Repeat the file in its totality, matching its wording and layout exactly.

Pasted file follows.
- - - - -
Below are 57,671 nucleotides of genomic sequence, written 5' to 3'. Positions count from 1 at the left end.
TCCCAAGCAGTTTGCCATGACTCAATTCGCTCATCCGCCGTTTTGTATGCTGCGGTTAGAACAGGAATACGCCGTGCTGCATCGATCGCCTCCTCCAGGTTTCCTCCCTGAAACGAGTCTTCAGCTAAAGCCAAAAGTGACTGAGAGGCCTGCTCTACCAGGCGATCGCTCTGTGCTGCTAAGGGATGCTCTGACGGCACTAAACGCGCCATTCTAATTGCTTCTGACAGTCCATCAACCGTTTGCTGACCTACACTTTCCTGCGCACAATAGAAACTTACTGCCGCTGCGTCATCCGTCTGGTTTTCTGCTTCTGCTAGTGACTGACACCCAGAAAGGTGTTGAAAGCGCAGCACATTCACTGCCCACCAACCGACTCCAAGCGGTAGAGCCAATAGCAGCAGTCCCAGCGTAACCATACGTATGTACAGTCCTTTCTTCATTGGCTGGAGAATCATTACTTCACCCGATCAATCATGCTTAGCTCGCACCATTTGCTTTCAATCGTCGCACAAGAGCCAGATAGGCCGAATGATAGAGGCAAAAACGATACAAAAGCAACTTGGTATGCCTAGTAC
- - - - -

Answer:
Below are 57,671 nucleotides of genomic sequence, written 5' to 3'. Positions count from 1 at the left end.
TCCCAAGCAGTTTGCCATGACTCAATTCGCTCATCCGCCGTTTTGTATGCTGCGGTTAGAACAGGAATACGCCGTGCTGCATCGATCGCCTCCTCCAGGTTTCCTCCCTGAAACGAGTCTTCAGCTAAAGCCAAAAGTGACTGAGAGGCCTGCTCTACCAGGCGATCGCTCTGTGCTGCTAAGGGATGCTCTGACGGCACTAAACGCGCCATTCTAATTGCTTCTGACAGTCCATCAACCGTTTGCTGACCTACACTTTCCTGCGCACAATAGAAACTTACTGCCGCTGCGTCATCCGTCTGGTTTTCTGCTTCTGCTAGTGACTGACACCCAGAAAGGTGTTGAAAGCGCAGCACATTCACTGCCCACCAACCGACTCCAAGCGGTAGAGCCAATAGCAGCAGTCCCAGCGTAACCATACGTATGTACAGTCCTTTCTTCATTGGCTGGAGAATCATTACTTCACCCGATCAATCATGCTTAGCTCGCACCATTTGCTTTCAATCGTCGCACAAGAGCCAGATAGGCCGAATGATAGAGGCAAAAACGATACAAAAGCAACTTGGTATGCCTAGTAC